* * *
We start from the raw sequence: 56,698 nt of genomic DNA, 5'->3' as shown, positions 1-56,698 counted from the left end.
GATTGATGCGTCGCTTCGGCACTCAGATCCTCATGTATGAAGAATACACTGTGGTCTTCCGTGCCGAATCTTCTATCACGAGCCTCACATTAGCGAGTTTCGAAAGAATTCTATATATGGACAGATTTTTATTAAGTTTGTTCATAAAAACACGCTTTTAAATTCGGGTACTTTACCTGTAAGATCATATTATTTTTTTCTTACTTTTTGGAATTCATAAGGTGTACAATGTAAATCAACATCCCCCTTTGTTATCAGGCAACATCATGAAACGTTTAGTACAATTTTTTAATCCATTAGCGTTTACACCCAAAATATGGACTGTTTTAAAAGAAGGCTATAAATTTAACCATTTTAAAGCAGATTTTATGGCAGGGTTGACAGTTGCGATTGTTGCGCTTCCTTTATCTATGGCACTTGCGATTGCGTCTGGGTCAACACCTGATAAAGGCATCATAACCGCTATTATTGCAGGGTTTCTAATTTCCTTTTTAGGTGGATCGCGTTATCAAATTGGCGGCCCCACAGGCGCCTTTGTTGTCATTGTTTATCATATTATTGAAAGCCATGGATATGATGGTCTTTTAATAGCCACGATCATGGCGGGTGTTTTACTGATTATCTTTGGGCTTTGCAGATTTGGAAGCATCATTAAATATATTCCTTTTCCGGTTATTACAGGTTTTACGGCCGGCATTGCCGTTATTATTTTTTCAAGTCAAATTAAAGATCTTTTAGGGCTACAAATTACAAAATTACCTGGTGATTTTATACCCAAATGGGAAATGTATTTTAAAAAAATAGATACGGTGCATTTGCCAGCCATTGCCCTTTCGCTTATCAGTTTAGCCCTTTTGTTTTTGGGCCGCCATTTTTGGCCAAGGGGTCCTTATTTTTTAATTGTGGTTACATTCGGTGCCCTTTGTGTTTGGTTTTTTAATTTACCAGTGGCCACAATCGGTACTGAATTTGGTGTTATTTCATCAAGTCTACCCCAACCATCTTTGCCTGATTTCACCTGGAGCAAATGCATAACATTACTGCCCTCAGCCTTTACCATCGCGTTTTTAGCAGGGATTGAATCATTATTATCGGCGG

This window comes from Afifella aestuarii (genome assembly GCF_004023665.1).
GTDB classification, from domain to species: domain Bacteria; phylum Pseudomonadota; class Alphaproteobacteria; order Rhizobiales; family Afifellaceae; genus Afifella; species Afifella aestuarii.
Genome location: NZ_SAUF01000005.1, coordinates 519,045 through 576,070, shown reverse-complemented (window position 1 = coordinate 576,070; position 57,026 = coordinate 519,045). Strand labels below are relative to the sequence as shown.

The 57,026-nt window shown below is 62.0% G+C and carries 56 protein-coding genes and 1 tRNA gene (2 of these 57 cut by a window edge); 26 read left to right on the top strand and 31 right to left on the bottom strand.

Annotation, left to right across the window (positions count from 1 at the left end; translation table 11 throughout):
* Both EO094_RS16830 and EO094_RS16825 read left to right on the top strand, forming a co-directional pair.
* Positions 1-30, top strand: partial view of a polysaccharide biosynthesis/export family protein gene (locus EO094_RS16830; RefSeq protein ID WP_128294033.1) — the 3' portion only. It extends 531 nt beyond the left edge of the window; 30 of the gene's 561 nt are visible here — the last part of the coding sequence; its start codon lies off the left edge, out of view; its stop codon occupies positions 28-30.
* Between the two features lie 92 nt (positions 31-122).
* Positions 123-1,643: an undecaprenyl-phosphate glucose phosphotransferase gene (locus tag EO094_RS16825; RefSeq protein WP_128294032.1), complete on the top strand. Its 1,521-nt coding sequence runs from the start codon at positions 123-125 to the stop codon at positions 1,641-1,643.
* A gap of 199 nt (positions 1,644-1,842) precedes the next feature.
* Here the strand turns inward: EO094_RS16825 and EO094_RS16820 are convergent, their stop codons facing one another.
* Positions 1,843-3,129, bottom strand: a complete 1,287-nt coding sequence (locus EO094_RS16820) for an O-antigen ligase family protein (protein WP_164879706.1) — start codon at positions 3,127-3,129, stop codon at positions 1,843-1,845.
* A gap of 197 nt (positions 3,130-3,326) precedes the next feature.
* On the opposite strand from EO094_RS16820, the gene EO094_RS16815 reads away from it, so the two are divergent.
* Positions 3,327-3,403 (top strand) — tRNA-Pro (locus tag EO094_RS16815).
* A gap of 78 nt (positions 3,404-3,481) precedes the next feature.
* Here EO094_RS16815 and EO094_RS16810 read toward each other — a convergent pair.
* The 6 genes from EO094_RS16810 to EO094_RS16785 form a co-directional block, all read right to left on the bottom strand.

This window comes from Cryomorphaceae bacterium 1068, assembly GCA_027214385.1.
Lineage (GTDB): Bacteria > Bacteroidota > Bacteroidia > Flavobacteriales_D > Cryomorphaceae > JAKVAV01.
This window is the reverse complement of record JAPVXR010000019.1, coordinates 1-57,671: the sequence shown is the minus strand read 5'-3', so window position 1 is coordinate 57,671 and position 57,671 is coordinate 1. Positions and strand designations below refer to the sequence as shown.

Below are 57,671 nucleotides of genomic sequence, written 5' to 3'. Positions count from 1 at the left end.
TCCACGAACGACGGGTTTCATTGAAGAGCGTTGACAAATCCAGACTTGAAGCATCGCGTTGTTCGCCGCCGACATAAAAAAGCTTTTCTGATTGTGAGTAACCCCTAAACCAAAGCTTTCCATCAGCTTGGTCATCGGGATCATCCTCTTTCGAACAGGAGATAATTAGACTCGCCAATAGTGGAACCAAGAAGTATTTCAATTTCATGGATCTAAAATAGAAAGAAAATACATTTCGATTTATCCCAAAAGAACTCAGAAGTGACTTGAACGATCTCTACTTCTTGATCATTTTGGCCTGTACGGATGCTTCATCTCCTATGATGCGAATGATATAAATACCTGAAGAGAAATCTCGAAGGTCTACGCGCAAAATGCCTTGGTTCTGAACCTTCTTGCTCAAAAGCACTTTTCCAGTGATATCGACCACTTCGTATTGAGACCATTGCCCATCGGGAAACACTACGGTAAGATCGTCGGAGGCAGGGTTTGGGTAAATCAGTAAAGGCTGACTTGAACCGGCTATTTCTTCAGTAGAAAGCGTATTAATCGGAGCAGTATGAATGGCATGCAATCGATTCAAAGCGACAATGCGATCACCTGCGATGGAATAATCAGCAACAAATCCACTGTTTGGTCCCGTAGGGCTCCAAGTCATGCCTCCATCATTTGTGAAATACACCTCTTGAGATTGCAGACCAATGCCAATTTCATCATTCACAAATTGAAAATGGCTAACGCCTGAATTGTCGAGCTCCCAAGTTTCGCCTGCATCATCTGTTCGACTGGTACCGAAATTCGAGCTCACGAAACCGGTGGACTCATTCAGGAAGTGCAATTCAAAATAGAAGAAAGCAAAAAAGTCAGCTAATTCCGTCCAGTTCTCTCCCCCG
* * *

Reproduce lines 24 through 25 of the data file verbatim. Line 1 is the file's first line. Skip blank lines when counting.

Below are 57,671 nucleotides of genomic sequence, written 5' to 3'. Positions count from 1 at the left end.
TCCACGAACGACGGGTTTCATTGAAGAGCGTTGACAAATCCAGACTTGAAGCATCGCGTTGTTCGCCGCCGACATAAAAAAGCTTTTCTGATTGTGAGTAACCCCTAAACCAAAGCTTTCCATCAGCTTGGTCATCGGGATCATCCTCTTTCGAACAGGAGATAATTAGACTCGCCAATAGTGGAACCAAGAAGTATTTCAATTTCATGGATCTAAAATAGAAAGAAAATACATTTCGATTTATCCCAAAAGAACTCAGAAGTGACTTGAACGATCTCTACTTCTTGATCATTTTGGCCTGTACGGATGCTTCATCTCCTATGATGCGAATGATATAAATACCTGAAGAGAAATCTCGAAGGTCTACGCGCAAAATGCCTTGGTTCTGAACCTTCTTGCTCAAAAGCACTTTTCCAGTGATATCGACCACTTCGTATTGAGACCATTGCCCATCGGGAAACACTACGGTAAGATCGTCGGAGGCAGGGTTTGGGTAAATCAGTAAAGGCTGACTTGAACCGGCTATTTCTTCAGTAGAAAGCGTATTAATCGGAGCAGTATGAATGGCATGCAATCGATTCAAAGCGACAATGCGATCACCTGCGATGGAATAATCAGCAACAAATCCACTGTTTGGTCCCGTAGGGCTCCAAGTCATGCCTCCATCATTTGTGAAATACACCTCTTGAGATTGCAGACCAATGCCAATTTCATCATTCACAAATTGAAAATGGCTAACGCCTGAATTGTCGAGCTCCCAAGTTTCGCCTGCATCATCTGTTCGACTGGTACCGAAATTCGAGCTCACGAAACCGGTGGACTCATTCAGGAAGTGCAATTCAAAATAGAAGAAAGCAAAAAAGTCAGCTAATTCCGTCCAGTTCTCTCCCCCG